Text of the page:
Rhetorical Places – Green Rhetoric
119 001 | CCN: 33146
Instructor: Norman Dale Carrico
Date / Time: Mo/We/Fr 10:00am - 10:59am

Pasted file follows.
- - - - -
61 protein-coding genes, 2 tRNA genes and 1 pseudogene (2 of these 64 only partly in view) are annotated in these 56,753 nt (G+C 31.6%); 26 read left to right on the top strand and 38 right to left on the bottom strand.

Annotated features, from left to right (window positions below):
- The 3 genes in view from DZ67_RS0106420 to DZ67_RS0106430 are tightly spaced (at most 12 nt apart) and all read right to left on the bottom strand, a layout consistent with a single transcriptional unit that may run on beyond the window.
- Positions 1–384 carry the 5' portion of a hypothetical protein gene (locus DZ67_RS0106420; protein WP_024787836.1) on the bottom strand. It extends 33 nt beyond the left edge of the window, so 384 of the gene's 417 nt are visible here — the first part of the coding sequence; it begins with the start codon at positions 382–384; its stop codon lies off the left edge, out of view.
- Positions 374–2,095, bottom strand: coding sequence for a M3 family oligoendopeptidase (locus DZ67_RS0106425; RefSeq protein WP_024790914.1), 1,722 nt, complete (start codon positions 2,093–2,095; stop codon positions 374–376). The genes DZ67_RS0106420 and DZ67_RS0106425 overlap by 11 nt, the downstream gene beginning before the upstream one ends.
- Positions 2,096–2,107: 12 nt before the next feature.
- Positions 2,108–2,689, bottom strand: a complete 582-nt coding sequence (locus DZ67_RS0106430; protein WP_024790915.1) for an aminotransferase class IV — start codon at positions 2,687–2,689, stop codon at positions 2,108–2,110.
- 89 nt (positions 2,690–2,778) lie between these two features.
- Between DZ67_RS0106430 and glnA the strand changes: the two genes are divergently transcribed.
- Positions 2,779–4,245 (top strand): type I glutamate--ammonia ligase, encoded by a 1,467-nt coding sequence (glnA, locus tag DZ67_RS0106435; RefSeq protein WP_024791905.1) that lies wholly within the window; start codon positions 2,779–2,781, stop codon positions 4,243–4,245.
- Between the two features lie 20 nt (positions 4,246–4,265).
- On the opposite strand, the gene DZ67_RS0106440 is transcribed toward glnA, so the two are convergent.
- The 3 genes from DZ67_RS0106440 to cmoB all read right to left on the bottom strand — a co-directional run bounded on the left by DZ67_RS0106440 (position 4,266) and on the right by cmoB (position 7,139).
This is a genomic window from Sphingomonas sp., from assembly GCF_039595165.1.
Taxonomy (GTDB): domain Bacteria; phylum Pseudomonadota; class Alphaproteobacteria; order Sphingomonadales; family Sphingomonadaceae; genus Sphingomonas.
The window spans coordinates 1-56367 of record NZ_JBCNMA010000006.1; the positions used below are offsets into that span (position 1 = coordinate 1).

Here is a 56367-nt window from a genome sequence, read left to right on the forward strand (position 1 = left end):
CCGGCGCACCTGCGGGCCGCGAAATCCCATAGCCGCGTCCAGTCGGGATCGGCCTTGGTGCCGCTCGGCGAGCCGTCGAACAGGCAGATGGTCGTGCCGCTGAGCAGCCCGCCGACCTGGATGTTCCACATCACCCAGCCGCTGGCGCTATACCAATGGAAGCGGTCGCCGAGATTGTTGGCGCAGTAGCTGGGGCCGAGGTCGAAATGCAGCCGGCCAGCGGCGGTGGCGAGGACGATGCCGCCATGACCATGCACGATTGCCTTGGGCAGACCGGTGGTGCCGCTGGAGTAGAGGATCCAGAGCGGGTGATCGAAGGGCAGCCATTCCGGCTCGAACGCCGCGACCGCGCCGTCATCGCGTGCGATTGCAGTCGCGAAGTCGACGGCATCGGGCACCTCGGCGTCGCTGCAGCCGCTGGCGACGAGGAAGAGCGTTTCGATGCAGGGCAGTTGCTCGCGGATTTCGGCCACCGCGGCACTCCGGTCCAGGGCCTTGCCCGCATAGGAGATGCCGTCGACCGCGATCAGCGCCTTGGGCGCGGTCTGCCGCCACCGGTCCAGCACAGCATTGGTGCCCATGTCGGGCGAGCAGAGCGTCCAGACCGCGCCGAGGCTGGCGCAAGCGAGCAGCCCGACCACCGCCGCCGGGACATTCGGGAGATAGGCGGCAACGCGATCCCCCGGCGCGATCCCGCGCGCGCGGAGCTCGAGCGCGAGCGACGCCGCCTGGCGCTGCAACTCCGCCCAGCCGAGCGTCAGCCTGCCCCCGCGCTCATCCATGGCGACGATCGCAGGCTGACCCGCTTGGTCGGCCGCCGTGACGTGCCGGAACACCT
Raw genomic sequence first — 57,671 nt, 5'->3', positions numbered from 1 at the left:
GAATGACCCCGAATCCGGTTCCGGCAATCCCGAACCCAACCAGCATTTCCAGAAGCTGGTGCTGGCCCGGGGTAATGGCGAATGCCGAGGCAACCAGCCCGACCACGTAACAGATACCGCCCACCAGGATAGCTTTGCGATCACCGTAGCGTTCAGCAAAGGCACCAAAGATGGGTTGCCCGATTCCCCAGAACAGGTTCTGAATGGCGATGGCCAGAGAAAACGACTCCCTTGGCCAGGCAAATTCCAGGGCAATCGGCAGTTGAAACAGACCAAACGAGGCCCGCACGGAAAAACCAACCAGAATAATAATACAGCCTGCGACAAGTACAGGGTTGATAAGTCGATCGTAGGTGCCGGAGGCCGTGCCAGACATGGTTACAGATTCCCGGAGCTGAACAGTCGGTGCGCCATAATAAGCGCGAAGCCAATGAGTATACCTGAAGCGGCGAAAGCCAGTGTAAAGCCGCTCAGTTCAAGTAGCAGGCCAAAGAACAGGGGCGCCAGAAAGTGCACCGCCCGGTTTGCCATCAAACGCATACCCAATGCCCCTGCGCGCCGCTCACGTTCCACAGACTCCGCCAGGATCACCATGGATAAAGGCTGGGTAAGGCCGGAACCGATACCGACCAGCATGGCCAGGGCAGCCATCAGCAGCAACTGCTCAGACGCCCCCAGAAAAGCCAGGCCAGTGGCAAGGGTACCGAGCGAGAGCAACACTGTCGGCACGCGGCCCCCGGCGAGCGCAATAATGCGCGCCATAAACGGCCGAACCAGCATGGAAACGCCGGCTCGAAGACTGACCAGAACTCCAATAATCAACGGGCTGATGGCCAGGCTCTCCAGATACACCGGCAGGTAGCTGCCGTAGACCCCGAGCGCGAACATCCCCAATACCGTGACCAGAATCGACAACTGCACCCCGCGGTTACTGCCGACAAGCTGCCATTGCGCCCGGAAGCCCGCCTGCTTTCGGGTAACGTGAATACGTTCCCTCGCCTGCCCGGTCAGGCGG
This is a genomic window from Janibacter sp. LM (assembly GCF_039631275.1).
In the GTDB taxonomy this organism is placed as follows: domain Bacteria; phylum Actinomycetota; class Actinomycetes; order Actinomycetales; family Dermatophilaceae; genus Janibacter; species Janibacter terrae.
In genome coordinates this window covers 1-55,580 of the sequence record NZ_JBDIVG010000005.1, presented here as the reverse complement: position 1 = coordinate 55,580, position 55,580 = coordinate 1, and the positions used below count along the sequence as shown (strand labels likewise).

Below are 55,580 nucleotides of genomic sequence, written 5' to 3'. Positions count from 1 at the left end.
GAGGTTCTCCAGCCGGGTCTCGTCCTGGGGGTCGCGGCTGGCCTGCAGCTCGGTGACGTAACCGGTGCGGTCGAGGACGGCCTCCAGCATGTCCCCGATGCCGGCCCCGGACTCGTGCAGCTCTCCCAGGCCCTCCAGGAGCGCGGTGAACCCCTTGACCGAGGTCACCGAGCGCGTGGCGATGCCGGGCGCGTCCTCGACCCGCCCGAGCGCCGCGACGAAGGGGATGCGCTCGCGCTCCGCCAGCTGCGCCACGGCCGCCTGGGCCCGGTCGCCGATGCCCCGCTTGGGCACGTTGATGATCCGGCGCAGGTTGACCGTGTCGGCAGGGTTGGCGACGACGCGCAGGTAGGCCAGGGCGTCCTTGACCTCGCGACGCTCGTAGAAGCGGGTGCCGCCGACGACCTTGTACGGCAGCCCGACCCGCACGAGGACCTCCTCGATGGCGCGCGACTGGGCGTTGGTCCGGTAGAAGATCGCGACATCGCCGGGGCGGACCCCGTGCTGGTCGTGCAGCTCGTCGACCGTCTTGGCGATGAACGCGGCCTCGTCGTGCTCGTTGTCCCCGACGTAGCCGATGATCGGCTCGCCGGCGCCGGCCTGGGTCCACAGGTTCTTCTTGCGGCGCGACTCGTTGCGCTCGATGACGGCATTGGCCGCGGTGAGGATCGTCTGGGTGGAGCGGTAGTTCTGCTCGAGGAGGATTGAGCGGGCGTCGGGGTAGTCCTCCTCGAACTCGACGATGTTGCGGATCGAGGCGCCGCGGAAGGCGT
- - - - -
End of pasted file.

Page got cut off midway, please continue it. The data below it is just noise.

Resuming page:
Of what does “Greenness” consist? In whom does “Greenness” abide? Just what might “Greenness” be good for? In this course we will survey a range of key vocabularies in environmental thought and activism — Deep Ecology, eco-socialism, eco-feminism, environmental racism and environmental justice, permaculture, disaster capitalism, and futurological geo-engineering — as well as engage American themes and histories, from Transcendentalism to wilderness conservation (or exterminism), from the Land Ethic to water protectors, from corporate misinformation to consumer lifestyle ecology. We will delve into what seem to be prevalent rhetorical strategies to communicate the urgency of environmental crises and mobilize sufficient constituencies to address them. What is compelling or not about current forms of environmental journalism and activism? What delights lie in store for the reader of international agreements on climate change and policy papers available from the Environmental Protection Agency? Does the scientificity of statistics lend force to environmental claims or alienate people from narratives of lived distress and shared threat? If liberal governance is inadequate to address environmental catastrophe are efforts to circumvent the political via macro-design strategies or micro-mindfulness lifeways more likely to succeed? Does the proliferation of environmentalist identities and subcultures facilitate necessary political organization or undermine it or simply reveal its ineradicable intersectional stratification? We will even ponder why so many environmentalist websites make recourse to similar color palettes and fonts and images. Our focus will never drift far from current dilemmas, but the premise of the course is that these dilemmas are illuminated by critical vocabularies just as the critical vocabularies are substantiated by the dilemmas to which they are applied. At the end of the term, each student will create a conceptual-keyword map tracing their own course through the assigned materials and finding their own settlement within them, however unsettling it may be.